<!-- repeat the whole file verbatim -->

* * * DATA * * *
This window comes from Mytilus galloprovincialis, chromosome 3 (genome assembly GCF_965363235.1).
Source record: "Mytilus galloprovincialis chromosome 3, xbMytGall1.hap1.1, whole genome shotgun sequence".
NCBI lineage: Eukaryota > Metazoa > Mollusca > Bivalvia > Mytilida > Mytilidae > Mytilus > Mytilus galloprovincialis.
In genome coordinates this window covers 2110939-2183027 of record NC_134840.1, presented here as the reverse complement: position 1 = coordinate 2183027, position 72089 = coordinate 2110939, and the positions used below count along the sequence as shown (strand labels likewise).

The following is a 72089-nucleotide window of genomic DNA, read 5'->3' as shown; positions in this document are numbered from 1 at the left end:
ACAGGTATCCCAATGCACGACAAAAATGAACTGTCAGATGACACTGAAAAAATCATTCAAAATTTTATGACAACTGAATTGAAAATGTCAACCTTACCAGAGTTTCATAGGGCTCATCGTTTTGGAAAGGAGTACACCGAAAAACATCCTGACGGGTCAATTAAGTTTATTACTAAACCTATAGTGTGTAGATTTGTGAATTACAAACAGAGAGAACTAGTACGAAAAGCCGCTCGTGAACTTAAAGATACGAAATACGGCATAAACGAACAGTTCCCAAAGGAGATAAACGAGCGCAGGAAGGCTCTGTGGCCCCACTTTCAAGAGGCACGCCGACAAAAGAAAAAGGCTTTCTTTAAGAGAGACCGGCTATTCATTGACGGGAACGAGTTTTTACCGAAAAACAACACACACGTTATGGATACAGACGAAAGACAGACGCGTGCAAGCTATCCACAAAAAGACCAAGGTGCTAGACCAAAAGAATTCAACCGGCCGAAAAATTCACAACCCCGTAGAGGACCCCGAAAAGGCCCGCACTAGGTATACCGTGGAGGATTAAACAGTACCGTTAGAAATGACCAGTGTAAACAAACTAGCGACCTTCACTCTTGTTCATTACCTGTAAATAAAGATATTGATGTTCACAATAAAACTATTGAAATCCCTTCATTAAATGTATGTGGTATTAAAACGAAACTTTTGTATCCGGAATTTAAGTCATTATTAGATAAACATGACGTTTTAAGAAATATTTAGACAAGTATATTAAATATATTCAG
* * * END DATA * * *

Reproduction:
This window comes from Mytilus galloprovincialis, chromosome 3 (genome assembly GCF_965363235.1).
Source record: "Mytilus galloprovincialis chromosome 3, xbMytGall1.hap1.1, whole genome shotgun sequence".
NCBI lineage: Eukaryota > Metazoa > Mollusca > Bivalvia > Mytilida > Mytilidae > Mytilus > Mytilus galloprovincialis.
In genome coordinates this window covers 2110939-2183027 of record NC_134840.1, presented here as the reverse complement: position 1 = coordinate 2183027, position 72089 = coordinate 2110939, and the positions used below count along the sequence as shown (strand labels likewise).

The following is a 72089-nucleotide window of genomic DNA, read 5'->3' as shown; positions in this document are numbered from 1 at the left end:
ACAGGTATCCCAATGCACGACAAAAATGAACTGTCAGATGACACTGAAAAAATCATTCAAAATTTTATGACAACTGAATTGAAAATGTCAACCTTACCAGAGTTTCATAGGGCTCATCGTTTTGGAAAGGAGTACACCGAAAAACATCCTGACGGGTCAATTAAGTTTATTACTAAACCTATAGTGTGTAGATTTGTGAATTACAAACAGAGAGAACTAGTACGAAAAGCCGCTCGTGAACTTAAAGATACGAAATACGGCATAAACGAACAGTTCCCAAAGGAGATAAACGAGCGCAGGAAGGCTCTGTGGCCCCACTTTCAAGAGGCACGCCGACAAAAGAAAAAGGCTTTCTTTAAGAGAGACCGGCTATTCATTGACGGGAACGAGTTTTTACCGAAAAACAACACACACGTTATGGATACAGACGAAAGACAGACGCGTGCAAGCTATCCACAAAAAGACCAAGGTGCTAGACCAAAAGAATTCAACCGGCCGAAAAATTCACAACCCCGTAGAGGACCCCGAAAAGGCCCGCACTAGGTATACCGTGGAGGATTAAACAGTACCGTTAGAAATGACCAGTGTAAACAAACTAGCGACCTTCACTCTTGTTCATTACCTGTAAATAAAGATATTGATGTTCACAATAAAACTATTGAAATCCCTTCATTAAATGTATGTGGTATTAAAACGAAACTTTTGTATCCGGAATTTAAGTCATTATTAGATAAACATGACGTTTTAAGAAATATTTAGACAAGTATATTAAATATATTCAG